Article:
This way you can easily connect to the target without specifying the suSSHi Gateway and the gateway user every time:
$ ssh my-frequent-target $ scp file my-frequent-target:/path $ sftp my-frequent-target
Since this is not really a very flexible way, you are welcome to take a look at our special suSSHi OpenSSH client patch.
7.5.4. Recommended Settings
The OpenSSH clients receive configuration data from the following sources in the following order:
user’s configuration file (
system-wide configuration file (
You can configure global and host-specific options as well. Please refer to man ssh_config for more details. Here we will discuss only a few parameters as an example of a configuration file.
The wildcard (*) ensures that the configuration is applied to all targets.
Host * HostKeyAlgorithms ssh-ed25519,rsa-sha2-512,rsa-sha2-256,ssh-rsa ServerAliveInterval 120 ServerAliveCountMax 5 ForwardAgent yes
While most default settings for ciphers etc. have acceptable defaults,
HostKeyAlgorithmsshould include only the most secure algorithms.
Any value greater than
0activates a function that sends keep-alive messages to the server every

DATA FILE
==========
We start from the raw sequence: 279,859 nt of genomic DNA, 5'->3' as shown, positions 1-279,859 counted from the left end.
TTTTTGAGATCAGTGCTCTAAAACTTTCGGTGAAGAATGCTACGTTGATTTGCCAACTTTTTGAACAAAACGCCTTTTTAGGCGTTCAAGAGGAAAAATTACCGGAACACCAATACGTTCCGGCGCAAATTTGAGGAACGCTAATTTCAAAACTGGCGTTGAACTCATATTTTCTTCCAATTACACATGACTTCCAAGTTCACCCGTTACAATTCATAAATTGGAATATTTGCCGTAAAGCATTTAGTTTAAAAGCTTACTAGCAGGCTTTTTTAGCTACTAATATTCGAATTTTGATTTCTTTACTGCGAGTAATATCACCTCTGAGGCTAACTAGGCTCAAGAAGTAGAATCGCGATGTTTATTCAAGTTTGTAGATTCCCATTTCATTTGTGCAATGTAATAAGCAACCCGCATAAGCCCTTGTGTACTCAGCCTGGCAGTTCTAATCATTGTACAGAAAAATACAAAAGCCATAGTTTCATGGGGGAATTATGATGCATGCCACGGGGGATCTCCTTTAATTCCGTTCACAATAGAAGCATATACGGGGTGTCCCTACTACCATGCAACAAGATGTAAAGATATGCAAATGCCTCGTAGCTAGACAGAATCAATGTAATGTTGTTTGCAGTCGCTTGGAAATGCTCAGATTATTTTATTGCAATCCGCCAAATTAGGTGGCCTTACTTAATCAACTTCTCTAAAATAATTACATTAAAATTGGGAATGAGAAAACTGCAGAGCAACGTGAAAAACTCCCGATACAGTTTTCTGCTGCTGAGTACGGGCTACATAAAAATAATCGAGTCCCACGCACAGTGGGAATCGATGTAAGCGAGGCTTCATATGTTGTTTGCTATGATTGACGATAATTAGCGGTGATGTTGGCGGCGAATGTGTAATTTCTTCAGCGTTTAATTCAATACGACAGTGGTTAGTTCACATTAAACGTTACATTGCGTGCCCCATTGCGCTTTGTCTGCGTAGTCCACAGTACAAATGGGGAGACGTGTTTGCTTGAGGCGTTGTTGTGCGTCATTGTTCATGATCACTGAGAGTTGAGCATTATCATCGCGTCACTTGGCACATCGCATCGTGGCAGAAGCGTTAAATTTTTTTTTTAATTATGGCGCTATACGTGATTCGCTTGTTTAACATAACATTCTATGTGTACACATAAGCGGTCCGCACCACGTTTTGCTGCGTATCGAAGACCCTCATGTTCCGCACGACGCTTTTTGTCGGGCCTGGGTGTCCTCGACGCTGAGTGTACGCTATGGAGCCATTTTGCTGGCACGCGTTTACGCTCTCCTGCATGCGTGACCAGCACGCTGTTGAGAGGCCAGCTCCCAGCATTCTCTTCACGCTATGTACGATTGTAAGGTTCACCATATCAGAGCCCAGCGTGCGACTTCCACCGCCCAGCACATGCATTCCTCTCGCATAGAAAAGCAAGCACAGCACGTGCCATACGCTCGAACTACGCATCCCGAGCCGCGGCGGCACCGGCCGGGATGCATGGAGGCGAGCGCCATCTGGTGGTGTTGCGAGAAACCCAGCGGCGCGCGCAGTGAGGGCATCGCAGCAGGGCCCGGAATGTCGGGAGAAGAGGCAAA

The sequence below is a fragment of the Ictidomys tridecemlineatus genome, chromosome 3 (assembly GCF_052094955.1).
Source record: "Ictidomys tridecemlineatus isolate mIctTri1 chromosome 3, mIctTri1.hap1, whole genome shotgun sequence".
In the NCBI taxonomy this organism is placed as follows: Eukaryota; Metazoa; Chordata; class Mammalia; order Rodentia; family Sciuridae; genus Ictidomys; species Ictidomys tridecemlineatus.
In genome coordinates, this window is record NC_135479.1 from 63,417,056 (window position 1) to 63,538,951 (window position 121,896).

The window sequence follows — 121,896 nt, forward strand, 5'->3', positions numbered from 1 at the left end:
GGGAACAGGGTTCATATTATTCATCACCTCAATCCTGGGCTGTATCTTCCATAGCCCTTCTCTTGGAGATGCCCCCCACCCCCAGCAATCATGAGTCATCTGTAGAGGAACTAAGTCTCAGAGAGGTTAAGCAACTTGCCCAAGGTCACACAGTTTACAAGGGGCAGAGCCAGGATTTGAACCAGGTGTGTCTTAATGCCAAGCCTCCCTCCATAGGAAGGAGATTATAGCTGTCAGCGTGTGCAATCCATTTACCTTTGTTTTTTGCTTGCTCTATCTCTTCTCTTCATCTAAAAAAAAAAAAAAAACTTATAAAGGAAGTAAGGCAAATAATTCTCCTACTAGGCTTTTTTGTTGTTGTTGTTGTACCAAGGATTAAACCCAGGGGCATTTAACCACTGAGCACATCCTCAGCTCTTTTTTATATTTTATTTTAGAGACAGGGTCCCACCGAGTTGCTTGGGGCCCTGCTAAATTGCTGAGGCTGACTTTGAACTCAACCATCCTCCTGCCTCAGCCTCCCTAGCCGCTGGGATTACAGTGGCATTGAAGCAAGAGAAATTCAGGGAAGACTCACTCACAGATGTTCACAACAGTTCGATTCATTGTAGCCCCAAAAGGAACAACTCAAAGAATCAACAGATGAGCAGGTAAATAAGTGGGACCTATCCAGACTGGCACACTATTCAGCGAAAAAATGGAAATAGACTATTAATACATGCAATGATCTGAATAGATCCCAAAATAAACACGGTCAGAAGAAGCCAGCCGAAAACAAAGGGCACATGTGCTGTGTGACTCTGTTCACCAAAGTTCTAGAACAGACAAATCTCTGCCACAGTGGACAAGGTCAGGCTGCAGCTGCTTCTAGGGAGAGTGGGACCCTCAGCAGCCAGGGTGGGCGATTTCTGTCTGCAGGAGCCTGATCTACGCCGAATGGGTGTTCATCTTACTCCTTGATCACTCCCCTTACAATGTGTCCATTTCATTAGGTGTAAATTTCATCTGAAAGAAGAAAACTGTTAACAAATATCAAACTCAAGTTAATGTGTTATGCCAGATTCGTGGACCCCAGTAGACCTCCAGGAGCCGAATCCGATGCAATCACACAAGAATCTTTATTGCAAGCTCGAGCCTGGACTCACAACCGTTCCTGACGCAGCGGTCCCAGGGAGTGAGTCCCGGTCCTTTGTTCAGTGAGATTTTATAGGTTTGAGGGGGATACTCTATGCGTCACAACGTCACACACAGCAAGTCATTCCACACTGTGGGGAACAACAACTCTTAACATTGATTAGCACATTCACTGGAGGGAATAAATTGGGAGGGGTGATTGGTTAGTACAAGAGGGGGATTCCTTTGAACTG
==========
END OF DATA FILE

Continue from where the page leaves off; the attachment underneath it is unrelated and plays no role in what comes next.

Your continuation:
<interval>second(s) within the SSH protocol. This allows to not turn off connections on network devices such as firewalls that maintain the active state of the connections, but with sometimes very short idle times.
Using this option depends on your setup and network connectivity, but may help to terminate a session if the server does not respond to
<count>alive messages (see above).
This parameter also depends very much on whether you have implemented rules in suSSHi whose profiles require authentication at the target server with user keys. However, since in suSSHi the permission to use agent forwarding can be blocked again by an active session, this setting does not contradict it.
7.5.5. OpenSSH Client Patch
To get a universal solution, we have implemented a patched variant of an OpenSSH client which
adds three new options
-o or in
With these parameters it is possible to use OpenSSH in such a way that the mostly same parameters like the suSSHi Gateway,
the suSSHi Gateway user and the suSSHi Proxy realm do not always have to be specified, but can be brought in with these
Please note that other client software also uses the
~/.ssh/config user configuration file and syntax errors may
occur when adding the
Therefore, starting with the patch for OpenSSH 8.8 and later, you can alternatively include all hosts/options with special
suSSHi* options in a newly introduced configuration file
~/.ssh/susshi_config, which is
loaded before the default user configuration file
This file is ignored by all other clients.
Another pretty cool thing is that for SFTP and SCP we have removed the restriction that these programs ignore or
This means that SFTP and SCP can be used even if a profile with “SSH Public Key Authentication with User Keys via
Agent Forwarding” is used.